Vibration Plates Exercise Machines - real deal or scam?

I searched and didn’t see this discussed. I know it’s not cycling but could certainly come under cross training.

My wife was asking me about these things. My first thought was that they are an exercise fad or scam. But I googled and they do seem to have some benefit. I guess they cause your muscles to contract as they vibrate and you balance on it? I even found a couple studies showing some benefits.

More surprising was reading Amazon reviews. Normally, I think all Amazon reviews are fake but I found thousands of positive “verified purchaser” reviews for a specific model. As skeptical I am of online reviews, that seems hard to fake. Interestingly, a lot of the reviews were from people with things like fibromyalgia, lymphedema, PAD and these people claimed good benefits.

The “weight loss” benefit seemed like the weakest link. But if one went from zero to 20 minutes per day of vibration plate exercises they would probably lose weight just from the exercising.

So, I’m just wondering if anyone else here uses a vibration plate and whether you think it’s worth, say $400.

I did say to my wife: “What if we buy a jump rope?” :slight_smile:

Bummed to see this didn’t get any replies. I was also searching for this as a Co-worker claimed he had been instructed to spend 10 minutes per day on one as he was recovering from a hip flexor strain. I also was considering getting one if it helps with recovery and ailments. This was a new product to me, I didn’t even know existed. Anyone with experience?


Wow a two year revival on a post that went nowhere!

I listen to the Fasttalk podcast. I was surprised that this subject came up recently and that Ronnestad was studying these things. Evidently these things do have some benefit. It’s interesting that Ronnestad studied doing intervals on a bike while on a vibration plate.

In that study, the benefit to cyclists is related to increasing time at high % vo2max:

In other words, doing intervals outside on crappy roads is better than doing them on a trainer :metal:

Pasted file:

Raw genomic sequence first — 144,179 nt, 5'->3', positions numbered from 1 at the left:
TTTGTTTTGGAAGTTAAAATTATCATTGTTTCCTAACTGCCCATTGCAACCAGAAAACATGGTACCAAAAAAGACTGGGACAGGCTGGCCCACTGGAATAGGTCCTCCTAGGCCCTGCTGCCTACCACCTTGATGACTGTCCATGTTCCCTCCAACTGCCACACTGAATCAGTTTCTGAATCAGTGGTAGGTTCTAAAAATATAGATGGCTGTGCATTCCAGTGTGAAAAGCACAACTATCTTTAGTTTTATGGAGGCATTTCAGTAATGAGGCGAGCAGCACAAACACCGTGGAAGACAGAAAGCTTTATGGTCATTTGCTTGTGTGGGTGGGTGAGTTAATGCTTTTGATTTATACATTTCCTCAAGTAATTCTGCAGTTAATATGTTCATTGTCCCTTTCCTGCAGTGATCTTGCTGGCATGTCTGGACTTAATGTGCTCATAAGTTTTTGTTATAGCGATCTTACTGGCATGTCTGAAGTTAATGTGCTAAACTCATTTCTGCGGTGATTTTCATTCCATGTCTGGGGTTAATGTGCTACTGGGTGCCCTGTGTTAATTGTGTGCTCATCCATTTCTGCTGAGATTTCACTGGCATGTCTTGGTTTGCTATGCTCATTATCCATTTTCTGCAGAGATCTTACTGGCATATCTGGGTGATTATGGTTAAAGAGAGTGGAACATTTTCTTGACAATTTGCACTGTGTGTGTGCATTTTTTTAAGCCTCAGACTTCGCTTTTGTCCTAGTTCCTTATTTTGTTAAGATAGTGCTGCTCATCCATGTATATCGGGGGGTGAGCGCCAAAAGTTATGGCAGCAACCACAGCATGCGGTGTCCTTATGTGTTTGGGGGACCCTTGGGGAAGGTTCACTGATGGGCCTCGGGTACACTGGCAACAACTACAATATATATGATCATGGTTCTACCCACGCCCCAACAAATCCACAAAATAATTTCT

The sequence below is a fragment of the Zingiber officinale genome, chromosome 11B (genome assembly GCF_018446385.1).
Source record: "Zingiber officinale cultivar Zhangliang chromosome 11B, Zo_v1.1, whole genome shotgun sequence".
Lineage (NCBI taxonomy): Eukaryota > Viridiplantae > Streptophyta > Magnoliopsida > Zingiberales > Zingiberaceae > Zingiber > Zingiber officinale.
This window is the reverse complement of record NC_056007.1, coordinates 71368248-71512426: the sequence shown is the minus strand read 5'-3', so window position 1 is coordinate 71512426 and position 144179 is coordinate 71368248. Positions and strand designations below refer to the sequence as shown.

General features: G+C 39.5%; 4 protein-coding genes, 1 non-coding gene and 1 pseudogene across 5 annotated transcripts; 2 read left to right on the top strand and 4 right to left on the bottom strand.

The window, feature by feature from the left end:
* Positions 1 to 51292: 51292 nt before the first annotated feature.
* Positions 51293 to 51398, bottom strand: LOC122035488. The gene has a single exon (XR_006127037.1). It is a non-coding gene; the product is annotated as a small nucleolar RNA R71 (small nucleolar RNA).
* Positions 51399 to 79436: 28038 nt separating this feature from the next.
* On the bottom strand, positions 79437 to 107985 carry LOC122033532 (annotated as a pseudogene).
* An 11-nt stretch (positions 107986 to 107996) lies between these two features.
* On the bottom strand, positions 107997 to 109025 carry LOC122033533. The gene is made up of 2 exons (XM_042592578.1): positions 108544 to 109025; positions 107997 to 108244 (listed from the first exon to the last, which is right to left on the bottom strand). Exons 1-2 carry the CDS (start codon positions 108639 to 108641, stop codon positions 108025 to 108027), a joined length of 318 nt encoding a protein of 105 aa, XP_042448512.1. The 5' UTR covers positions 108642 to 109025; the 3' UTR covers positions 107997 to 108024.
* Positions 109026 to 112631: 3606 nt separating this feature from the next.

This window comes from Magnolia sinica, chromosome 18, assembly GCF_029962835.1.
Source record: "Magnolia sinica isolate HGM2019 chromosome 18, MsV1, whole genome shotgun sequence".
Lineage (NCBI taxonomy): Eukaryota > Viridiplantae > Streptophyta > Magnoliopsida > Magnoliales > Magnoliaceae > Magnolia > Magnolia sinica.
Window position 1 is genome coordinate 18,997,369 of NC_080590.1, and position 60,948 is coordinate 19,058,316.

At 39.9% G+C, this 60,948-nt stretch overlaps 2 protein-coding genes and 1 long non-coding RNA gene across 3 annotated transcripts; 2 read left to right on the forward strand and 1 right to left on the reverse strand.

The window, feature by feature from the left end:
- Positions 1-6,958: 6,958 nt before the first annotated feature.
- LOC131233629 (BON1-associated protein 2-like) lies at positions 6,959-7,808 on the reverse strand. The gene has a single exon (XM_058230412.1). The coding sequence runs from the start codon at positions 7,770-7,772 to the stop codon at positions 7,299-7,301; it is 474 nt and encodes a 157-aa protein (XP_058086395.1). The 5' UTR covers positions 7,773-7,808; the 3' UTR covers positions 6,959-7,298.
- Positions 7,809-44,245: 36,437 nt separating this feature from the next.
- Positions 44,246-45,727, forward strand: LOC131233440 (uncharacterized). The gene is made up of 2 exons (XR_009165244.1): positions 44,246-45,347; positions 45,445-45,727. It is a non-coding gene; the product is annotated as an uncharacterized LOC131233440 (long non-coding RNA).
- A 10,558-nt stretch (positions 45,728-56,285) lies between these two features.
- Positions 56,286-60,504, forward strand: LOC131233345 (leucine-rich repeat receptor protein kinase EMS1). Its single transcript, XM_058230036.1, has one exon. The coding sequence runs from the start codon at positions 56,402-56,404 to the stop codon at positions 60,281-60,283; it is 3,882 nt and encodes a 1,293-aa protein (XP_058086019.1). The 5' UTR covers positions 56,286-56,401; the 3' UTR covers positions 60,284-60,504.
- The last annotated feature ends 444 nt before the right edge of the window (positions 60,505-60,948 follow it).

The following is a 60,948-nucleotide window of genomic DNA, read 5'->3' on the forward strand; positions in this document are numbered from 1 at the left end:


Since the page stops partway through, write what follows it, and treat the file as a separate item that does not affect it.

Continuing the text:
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I used one at a trade show a couple years ago. It felt interesting; I didn’t find it especially challenging but I have reasonably good balance (also, I was only on it for a few minutes). It was easier than bongo or wobble boards.

My impression was it was novel but I wasn’t about to buy one.

After recovering from rotator cuff surgery, I’m a big fan of exercises that promote better and more efficient basic movement patterns. That doesn’t involve heavy weights or difficult exercises.

My latest example is from Conor Harris:

Scroll to the bottom for a free PDF with 5 drills for healthy hip mobility.

There are other really good programs out there that focus on fundamentals without any gimmicks.

Time to get some 20mm, 120psi interval tires!

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My local Planet Fitness has/had a device like this that was part of their “red light therapy” booths. They talked it up to their members under the guise of a “recovery” aid. To be honest, when I was a member there, I did use the booths a handful of times on those really hard strength days and it did seem to loosen up those sore, tired muscles.

Not sure if that was a result of the board, the red light, a combination of both OR simply a placebo effect, but I did feel a bit of improvement on days I DID use it. That’s not to say i’d pay $350 for my own personal one… :wink:

I dunno, probably a placebo effect if anything, but they feel nice to stand on. I certainly wouldn’t spend my own money on one.

For some reason this made me think of this product from years ago that apparently still exists

so it’s a less compact shakeweight

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Also less fun for late night jokes compared to the shake weight

I used one of those in a PT office a number of times for a frozen shoulder following a crash. I remember it being surprisingly difficult to hold onto. Moreso than the vibrating plate was to stand on, in any case.

It seems to be more than placebo:

Who has the Cliffnotes for this??? :rofl:

Funny, Connor is actually on my YouTube algorithm and I usually watch his video’s. I have downloaded the PDF now.


When I was listening to that podcast I was wondering if that was part of the reason that people who have power data in cross races say it’ surprisingly unimpressive considering HR and RPE are pegged.